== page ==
ePrivacy Regulation: better news for online security

Some good news from the draft ePrivacy Regulation. More than a year after I pointed out that the Regulation could inadvertently prohibit websites and other Internet-connected services from using logfiles to secure their services, the Council of Ministers’ latest (20th September 2018) draft explicitly recognises the problem. Recital 8 now includes the positive statement that:

It is also important that end-users, including legal entities, have the possibility to take the necessary measures to secure their services, networks, employees and customers from security threats or incidents. Information security services may play an important role in ensuring the security of end-users’ digital environment. For example, an end-user as an information society service provider may process its electronic communications data, or may request a third party, such as a provider of security technologies and services, to process that end-user’s electronic communications data on its behalf, for purposes such as ensuring network and information security, including the prevention, monitoring and termination of fraud, unauthorised access and Distributed Denial of Service attacks, or facilitating efficient delivery of website content. Such processing of their electronic communications data by the end-users concerned, or by a third party requested by the end-users concerned to process their electronic communications data on their behalf, should not be covered by this Regulation.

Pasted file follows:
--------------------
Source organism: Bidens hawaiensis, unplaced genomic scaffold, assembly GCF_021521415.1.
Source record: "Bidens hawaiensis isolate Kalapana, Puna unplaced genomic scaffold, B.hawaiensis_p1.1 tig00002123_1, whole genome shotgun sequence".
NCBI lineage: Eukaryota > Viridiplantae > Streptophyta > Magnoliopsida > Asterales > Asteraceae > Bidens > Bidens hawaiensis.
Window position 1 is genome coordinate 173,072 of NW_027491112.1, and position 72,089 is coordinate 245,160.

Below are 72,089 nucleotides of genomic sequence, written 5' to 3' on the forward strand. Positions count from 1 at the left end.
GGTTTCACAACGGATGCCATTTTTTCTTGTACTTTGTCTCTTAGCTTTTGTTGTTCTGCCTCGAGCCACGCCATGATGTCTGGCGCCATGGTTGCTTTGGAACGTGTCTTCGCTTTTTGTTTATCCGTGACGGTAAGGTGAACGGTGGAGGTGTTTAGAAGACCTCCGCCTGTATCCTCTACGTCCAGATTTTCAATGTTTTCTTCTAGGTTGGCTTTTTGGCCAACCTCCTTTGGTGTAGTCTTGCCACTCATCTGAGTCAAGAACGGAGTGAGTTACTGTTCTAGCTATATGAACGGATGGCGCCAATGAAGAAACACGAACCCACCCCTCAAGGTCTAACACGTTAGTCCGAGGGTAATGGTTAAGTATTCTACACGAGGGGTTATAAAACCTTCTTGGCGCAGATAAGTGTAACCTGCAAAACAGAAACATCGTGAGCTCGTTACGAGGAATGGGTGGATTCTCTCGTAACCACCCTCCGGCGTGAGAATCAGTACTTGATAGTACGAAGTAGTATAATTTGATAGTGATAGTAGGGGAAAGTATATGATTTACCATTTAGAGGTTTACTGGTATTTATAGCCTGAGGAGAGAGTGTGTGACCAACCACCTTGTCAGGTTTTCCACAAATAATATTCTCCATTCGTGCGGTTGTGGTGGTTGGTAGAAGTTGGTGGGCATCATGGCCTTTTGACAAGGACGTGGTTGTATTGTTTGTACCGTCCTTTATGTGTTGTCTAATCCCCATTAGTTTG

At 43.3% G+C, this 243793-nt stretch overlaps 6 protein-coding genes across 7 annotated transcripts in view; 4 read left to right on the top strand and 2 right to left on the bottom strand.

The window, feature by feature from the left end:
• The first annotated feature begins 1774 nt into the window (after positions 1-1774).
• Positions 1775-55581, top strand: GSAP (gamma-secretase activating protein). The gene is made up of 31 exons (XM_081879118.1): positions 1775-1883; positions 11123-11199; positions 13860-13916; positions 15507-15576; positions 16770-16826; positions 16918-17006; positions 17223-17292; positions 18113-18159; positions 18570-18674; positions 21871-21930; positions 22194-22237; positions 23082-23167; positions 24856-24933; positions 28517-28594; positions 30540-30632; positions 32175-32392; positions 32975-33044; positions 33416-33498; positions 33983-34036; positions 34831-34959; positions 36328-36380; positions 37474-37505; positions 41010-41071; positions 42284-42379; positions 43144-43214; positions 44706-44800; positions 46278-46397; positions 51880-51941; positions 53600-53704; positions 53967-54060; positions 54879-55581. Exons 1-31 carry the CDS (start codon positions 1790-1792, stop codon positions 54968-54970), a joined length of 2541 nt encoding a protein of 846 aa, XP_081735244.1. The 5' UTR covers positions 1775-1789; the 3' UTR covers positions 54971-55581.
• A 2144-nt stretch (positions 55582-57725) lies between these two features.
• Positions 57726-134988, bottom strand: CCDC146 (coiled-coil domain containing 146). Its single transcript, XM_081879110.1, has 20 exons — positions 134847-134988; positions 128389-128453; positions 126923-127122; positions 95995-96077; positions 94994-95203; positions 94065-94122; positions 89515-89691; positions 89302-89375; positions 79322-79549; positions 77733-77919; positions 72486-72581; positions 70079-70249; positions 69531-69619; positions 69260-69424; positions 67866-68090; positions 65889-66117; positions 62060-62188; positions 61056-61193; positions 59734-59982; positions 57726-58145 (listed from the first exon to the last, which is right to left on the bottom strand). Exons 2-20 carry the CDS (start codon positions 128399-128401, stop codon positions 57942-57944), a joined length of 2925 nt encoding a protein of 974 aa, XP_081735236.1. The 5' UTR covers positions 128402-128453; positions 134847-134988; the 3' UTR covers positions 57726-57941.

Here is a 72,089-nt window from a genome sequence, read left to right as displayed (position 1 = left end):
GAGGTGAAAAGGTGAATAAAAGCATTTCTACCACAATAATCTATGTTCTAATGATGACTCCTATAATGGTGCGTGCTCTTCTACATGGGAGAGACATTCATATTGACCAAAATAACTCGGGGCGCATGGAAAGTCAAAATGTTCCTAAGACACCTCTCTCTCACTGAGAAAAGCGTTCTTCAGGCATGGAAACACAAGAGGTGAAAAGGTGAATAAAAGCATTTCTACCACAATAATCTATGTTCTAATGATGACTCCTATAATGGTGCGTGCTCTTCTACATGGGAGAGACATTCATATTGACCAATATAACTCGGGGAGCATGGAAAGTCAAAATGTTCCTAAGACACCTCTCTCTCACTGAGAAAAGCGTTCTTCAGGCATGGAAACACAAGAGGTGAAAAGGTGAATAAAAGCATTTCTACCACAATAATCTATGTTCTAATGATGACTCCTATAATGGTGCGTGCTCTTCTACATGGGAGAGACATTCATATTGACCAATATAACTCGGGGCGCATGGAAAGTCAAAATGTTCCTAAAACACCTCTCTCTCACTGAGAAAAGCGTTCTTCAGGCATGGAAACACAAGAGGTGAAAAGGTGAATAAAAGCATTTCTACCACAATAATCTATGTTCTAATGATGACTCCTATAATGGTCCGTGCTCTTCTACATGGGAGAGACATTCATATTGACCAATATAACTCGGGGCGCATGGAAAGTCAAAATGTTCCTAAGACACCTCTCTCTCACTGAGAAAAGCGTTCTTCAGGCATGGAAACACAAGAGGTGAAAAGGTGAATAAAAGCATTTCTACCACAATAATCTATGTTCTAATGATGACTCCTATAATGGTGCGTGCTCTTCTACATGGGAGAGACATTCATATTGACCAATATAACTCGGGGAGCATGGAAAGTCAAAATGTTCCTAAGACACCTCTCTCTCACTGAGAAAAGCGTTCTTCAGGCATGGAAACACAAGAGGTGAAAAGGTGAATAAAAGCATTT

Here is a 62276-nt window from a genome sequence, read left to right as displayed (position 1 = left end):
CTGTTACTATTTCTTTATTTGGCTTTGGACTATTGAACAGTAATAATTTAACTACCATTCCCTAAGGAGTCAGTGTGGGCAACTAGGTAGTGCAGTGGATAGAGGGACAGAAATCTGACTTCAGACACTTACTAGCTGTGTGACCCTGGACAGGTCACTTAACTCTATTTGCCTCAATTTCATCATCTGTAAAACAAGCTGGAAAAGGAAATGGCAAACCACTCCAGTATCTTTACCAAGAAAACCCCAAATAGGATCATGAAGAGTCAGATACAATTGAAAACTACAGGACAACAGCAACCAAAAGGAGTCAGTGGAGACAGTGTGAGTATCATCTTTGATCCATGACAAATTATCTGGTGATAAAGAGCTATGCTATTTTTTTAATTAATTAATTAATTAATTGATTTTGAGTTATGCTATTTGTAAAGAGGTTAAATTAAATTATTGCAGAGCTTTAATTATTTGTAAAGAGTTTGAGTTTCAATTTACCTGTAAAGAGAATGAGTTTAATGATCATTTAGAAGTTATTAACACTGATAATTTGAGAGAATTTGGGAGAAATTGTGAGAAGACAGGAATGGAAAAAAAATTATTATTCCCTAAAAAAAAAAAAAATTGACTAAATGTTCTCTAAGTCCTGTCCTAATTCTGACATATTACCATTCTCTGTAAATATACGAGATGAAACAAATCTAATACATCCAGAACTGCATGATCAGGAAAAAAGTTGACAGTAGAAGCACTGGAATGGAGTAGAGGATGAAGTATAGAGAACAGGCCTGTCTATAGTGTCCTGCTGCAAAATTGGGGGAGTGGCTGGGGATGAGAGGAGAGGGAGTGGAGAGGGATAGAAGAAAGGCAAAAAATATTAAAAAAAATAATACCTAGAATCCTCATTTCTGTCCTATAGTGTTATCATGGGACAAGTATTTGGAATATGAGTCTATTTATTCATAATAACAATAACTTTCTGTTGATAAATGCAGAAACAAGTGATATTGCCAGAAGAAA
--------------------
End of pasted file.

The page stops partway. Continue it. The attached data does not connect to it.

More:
That’s not a complete solution, because it still leaves security logs collected by network providers (explicitly permitted by Article 6(1)(b)) on a different basis from security logs collected by connected organisations (ruled out of scope by Recital 8). That could cause problems when sharing information about security incidents among different types of organisations – notably Article 6 may remove processing by network operators from the requirements of a GDPR “legitimate interest”, whereas Recital 8 leaves processing by websites and others within that regime. It also relies on a statement in a Recital over-riding the statement in Article 2(1)(a) that all processing of communications metadata “in connection with the provision and the use of electronic communications services” is within scope. Also, this is only a draft text, which still has to be agreed both within the Council and with the European Parliament.

But it should, at least, act as a sign to Regulators to take care when applying a Regulation whose purpose is, after all, to improve the security of online information.

By Andrew Cormack

I'm Chief Regulatory Advisor at Jisc, responsible for keeping an eye out for places where our ideas, services and products might raise regulatory issues. My aim is to fix either the product or service, or the regulation, before there's a painful bump!

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